Orchids Region: Europe Garden Art Enjoys or suffers hot summers Dog Lover Cat Lover
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Faridat
Jan 5, 2018 6:05 AM CST
Joining the new year's chat thread! Hi all! :)
I am adding to my collection of succulents and I'm so happy for it!
I already have some old cacti, that will need repotting in spring.
I am going to buy more cacti soon. I love the guys! :D
It's such a lovely day here today, the sun is shining through the windows, my plants seem quite happy, and I am so pleased to see that.
Baja, I love the images! :)
In some Native languages the term for plants translates to "those who take care of us."
Robin Wall Kimmerer
Name: 'CareBear'

Sempervivums Hostas Dog Lover Irises Amaryllis Cactus and Succulents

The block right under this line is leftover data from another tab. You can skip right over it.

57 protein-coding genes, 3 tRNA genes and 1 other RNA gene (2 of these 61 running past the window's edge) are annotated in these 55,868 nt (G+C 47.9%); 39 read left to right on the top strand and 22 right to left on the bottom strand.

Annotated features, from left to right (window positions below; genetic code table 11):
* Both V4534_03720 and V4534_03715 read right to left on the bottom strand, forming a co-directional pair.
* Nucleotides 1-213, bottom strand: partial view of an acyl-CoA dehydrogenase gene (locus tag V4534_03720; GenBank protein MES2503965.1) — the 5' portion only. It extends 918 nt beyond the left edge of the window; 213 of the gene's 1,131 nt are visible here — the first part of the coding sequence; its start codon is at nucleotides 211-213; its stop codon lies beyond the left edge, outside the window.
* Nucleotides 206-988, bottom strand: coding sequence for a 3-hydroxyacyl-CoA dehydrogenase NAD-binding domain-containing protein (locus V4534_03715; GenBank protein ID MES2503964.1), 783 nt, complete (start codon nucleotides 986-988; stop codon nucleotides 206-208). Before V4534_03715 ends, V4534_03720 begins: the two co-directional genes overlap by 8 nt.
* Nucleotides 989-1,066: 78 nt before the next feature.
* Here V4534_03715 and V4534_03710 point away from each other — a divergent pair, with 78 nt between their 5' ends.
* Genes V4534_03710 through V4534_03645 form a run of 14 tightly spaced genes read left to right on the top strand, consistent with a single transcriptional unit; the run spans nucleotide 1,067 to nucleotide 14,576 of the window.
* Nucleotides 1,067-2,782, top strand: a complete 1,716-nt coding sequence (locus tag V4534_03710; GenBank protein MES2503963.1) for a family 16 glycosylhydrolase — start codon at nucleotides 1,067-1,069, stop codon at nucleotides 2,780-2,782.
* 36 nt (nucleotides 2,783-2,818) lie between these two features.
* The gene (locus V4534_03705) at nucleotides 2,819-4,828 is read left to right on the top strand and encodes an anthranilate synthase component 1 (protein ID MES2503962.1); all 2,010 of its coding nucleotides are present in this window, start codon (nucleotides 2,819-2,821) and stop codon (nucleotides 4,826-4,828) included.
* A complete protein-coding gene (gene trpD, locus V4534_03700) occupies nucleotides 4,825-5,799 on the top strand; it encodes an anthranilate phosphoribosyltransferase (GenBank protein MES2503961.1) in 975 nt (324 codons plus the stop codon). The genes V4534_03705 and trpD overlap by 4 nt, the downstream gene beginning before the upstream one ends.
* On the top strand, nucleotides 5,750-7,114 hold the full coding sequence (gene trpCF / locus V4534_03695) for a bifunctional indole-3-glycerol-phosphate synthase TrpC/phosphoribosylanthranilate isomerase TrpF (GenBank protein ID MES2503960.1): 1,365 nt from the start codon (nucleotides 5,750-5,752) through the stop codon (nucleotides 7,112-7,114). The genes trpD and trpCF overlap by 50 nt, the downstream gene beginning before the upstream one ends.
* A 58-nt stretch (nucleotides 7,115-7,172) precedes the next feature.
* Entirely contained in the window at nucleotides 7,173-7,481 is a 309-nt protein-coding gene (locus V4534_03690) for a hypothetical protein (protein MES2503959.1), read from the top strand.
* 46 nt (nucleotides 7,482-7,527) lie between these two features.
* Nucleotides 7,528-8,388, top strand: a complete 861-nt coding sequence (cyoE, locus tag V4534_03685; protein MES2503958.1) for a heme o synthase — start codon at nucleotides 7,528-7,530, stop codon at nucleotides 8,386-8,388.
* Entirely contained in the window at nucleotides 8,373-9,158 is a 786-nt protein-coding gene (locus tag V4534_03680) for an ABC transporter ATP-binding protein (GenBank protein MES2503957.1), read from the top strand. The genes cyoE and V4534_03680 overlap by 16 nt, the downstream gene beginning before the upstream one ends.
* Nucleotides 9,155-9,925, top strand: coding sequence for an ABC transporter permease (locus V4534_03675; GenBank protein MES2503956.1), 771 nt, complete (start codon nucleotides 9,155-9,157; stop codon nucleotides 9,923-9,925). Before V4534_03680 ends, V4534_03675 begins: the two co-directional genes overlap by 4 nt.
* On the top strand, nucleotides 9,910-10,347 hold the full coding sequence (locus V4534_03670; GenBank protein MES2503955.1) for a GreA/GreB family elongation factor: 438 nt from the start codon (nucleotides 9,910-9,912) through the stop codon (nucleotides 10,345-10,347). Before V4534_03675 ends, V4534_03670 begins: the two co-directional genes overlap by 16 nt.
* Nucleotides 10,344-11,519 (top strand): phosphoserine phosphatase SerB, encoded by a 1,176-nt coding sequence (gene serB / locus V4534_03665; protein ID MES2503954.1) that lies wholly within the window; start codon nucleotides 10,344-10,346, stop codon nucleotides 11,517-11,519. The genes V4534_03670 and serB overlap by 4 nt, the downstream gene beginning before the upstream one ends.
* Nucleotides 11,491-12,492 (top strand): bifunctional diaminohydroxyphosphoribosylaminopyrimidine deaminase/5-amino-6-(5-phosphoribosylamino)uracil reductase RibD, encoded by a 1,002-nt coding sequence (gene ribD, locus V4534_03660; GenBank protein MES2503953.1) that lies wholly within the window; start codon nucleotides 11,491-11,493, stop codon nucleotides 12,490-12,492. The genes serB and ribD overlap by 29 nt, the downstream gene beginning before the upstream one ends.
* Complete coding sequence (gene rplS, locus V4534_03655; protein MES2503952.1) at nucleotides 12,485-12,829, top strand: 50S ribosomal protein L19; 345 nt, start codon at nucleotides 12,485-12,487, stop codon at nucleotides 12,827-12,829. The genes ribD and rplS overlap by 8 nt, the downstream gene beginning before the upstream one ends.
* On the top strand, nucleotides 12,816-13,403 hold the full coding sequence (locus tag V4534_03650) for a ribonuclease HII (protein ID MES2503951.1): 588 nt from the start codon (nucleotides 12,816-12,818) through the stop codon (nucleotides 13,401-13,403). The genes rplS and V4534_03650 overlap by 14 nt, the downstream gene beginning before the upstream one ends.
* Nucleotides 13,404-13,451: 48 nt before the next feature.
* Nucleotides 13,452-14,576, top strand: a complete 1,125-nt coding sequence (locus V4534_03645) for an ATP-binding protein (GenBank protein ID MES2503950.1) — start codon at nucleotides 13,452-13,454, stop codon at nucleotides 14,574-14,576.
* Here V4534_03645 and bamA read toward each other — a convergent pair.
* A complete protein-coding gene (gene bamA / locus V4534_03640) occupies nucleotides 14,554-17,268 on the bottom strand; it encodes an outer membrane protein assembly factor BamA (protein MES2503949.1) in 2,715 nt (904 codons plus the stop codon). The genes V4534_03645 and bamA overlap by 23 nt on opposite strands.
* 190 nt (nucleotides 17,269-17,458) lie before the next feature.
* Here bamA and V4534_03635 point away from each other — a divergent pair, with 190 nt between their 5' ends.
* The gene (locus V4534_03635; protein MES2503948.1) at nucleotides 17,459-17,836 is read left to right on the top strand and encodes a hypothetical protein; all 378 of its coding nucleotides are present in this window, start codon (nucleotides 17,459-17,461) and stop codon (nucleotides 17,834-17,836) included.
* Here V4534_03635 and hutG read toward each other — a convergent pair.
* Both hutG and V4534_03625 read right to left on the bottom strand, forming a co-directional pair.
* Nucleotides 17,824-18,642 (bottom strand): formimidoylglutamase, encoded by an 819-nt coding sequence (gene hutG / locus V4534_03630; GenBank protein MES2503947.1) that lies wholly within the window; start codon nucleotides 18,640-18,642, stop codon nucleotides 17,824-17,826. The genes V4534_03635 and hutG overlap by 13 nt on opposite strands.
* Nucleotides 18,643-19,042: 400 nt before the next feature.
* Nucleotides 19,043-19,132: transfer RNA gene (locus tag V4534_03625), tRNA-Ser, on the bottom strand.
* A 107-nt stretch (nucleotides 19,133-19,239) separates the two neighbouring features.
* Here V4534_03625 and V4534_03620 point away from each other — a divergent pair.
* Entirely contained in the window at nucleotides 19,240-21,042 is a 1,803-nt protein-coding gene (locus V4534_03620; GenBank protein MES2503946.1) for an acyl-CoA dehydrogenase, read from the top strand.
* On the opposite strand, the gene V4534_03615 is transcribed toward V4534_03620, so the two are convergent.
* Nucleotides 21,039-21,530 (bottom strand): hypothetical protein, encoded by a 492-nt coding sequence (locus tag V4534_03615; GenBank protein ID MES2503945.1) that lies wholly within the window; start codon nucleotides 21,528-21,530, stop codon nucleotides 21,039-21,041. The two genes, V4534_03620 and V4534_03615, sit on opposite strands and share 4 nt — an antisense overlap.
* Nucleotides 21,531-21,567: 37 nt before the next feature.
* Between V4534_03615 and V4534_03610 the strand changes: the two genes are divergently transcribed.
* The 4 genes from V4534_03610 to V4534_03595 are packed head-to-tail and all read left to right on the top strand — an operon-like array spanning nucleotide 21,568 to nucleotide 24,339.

Region: Pennsylvania
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Stush2019
Jan 5, 2018 8:55 AM CST
I can't get out of my house. It's is 0 outside and the furnace is not shutting off. But at least it keeps the house at 70 degrees. With the wind chill it is some times - 10. Hurts to think about it. Staying warm with friends on line.
Next week, warmer with highs in 40's with rain coming. Better than snow. The east cost really got hit this week.
Name: Deborah
midstate South Carolina (Zone 8a)
Don't Sweat the Small Stuff!
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Deebie
Jan 5, 2018 11:33 AM CST
Yes, we did get hit. For the last couple of years I had been keeping my C&S collection on the back stoop under frost cloth, adding a blanket/and or plastic if we got precipitation. But these last few weeks we've been having night time lows in the teens with daytime highs in the 30s. I dragged my collection under shelter, either in the garage or in the house, about 2 weeks ago. So, they are fine--those in the garage (which does not freeze) are a little cold, but dry.